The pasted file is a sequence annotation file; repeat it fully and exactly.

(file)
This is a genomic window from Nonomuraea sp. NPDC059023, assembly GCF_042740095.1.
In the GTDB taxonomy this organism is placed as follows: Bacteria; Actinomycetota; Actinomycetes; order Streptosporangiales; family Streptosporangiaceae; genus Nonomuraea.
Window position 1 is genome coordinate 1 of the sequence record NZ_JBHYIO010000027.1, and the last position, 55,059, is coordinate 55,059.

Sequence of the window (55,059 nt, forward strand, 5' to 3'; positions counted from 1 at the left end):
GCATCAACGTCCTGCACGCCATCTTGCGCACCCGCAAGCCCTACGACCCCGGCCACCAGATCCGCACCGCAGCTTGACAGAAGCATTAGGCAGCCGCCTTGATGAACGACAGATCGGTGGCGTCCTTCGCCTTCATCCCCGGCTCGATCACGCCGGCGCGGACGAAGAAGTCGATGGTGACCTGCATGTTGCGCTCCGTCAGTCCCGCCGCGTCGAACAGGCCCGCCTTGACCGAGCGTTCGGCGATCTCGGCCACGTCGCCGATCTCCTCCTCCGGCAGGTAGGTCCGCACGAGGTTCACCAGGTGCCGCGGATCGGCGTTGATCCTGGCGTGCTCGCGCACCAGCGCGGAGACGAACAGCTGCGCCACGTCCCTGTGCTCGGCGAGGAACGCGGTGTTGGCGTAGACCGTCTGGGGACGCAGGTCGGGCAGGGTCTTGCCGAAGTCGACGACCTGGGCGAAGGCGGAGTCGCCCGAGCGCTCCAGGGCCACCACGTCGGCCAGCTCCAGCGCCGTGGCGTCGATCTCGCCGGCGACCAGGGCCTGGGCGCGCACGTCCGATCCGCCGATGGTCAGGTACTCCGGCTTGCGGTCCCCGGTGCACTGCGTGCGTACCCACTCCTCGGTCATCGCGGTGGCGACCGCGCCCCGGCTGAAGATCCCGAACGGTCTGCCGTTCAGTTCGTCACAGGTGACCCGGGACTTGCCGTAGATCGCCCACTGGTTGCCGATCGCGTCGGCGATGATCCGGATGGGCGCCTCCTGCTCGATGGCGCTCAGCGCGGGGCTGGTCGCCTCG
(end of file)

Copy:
This is a genomic window from Nonomuraea sp. NPDC059023, assembly GCF_042740095.1.
In the GTDB taxonomy this organism is placed as follows: Bacteria; Actinomycetota; Actinomycetes; order Streptosporangiales; family Streptosporangiaceae; genus Nonomuraea.
Window position 1 is genome coordinate 1 of the sequence record NZ_JBHYIO010000027.1, and the last position, 55,059, is coordinate 55,059.

Sequence of the window (55,059 nt, forward strand, 5' to 3'; positions counted from 1 at the left end):
GCATCAACGTCCTGCACGCCATCTTGCGCACCCGCAAGCCCTACGACCCCGGCCACCAGATCCGCACCGCAGCTTGACAGAAGCATTAGGCAGCCGCCTTGATGAACGACAGATCGGTGGCGTCCTTCGCCTTCATCCCCGGCTCGATCACGCCGGCGCGGACGAAGAAGTCGATGGTGACCTGCATGTTGCGCTCCGTCAGTCCCGCCGCGTCGAACAGGCCCGCCTTGACCGAGCGTTCGGCGATCTCGGCCACGTCGCCGATCTCCTCCTCCGGCAGGTAGGTCCGCACGAGGTTCACCAGGTGCCGCGGATCGGCGTTGATCCTGGCGTGCTCGCGCACCAGCGCGGAGACGAACAGCTGCGCCACGTCCCTGTGCTCGGCGAGGAACGCGGTGTTGGCGTAGACCGTCTGGGGACGCAGGTCGGGCAGGGTCTTGCCGAAGTCGACGACCTGGGCGAAGGCGGAGTCGCCCGAGCGCTCCAGGGCCACCACGTCGGCCAGCTCCAGCGCCGTGGCGTCGATCTCGCCGGCGACCAGGGCCTGGGCGCGCACGTCCGATCCGCCGATGGTCAGGTACTCCGGCTTGCGGTCCCCGGTGCACTGCGTGCGTACCCACTCCTCGGTCATCGCGGTGGCGACCGCGCCCCGGCTGAAGATCCCGAACGGTCTGCCGTTCAGTTCGTCACAGGTGACCCGGGACTTGCCGTAGATCGCCCACTGGTTGCCGATCGCGTCGGCGATGATCCGGATGGGCGCCTCCTGCTCGATGGCGCTCAGCGCGGGGCTGGTCGCCTCG